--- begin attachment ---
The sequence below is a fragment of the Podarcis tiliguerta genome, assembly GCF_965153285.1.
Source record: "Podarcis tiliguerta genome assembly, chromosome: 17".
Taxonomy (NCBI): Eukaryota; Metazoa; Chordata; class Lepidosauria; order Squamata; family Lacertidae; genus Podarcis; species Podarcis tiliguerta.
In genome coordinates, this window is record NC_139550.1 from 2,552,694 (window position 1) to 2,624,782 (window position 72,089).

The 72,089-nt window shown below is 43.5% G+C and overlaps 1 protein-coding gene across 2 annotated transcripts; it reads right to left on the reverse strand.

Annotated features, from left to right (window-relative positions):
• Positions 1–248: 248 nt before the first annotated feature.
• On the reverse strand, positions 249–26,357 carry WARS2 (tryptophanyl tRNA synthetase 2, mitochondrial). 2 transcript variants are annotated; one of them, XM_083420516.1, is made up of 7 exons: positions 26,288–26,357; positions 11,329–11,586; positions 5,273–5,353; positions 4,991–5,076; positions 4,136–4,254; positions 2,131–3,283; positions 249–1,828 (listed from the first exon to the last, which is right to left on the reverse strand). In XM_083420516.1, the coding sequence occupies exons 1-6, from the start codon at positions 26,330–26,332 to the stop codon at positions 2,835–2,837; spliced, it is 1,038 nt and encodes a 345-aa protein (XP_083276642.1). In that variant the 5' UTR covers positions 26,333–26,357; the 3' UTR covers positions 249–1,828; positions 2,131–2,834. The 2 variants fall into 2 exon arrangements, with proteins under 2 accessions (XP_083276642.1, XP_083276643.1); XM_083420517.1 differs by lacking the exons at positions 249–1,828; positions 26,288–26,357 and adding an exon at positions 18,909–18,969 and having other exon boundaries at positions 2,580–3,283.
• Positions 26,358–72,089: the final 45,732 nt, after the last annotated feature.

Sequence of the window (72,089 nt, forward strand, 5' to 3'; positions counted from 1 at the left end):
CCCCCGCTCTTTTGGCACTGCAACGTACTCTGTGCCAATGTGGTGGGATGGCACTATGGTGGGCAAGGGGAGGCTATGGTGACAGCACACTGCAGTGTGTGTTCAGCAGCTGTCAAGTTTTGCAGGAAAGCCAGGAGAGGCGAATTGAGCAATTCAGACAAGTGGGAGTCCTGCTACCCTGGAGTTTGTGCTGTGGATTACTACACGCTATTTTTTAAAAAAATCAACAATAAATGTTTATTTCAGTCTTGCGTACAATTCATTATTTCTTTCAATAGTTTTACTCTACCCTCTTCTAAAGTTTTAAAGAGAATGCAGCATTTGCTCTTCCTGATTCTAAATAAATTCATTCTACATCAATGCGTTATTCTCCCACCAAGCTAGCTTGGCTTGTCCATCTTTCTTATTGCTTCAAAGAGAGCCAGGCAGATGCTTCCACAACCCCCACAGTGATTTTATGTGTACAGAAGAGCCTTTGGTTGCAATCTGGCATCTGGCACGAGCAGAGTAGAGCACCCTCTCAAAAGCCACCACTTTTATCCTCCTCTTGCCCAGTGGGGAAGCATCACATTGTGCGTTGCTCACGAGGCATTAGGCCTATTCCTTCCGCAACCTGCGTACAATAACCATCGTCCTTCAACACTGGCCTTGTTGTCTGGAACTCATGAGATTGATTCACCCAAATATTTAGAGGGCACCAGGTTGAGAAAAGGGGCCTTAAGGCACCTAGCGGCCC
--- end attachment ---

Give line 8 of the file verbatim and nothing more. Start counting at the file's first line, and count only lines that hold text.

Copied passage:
• On the reverse strand, positions 249–26,357 carry WARS2 (tryptophanyl tRNA synthetase 2, mitochondrial). 2 transcript variants are annotated; one of them, XM_083420516.1, is made up of 7 exons: positions 26,288–26,357; positions 11,329–11,586; positions 5,273–5,353; positions 4,991–5,076; positions 4,136–4,254; positions 2,131–3,283; positions 249–1,828 (listed from the first exon to the last, which is right to left on the reverse strand). In XM_083420516.1, the coding sequence occupies exons 1-6, from the start codon at positions 26,330–26,332 to the stop codon at positions 2,835–2,837; spliced, it is 1,038 nt and encodes a 345-aa protein (XP_083276642.1). In that variant the 5' UTR covers positions 26,333–26,357; the 3' UTR covers positions 249–1,828; positions 2,131–2,834. The 2 variants fall into 2 exon arrangements, with proteins under 2 accessions (XP_083276642.1, XP_083276643.1); XM_083420517.1 differs by lacking the exons at positions 249–1,828; positions 26,288–26,357 and adding an exon at positions 18,909–18,969 and having other exon boundaries at positions 2,580–3,283.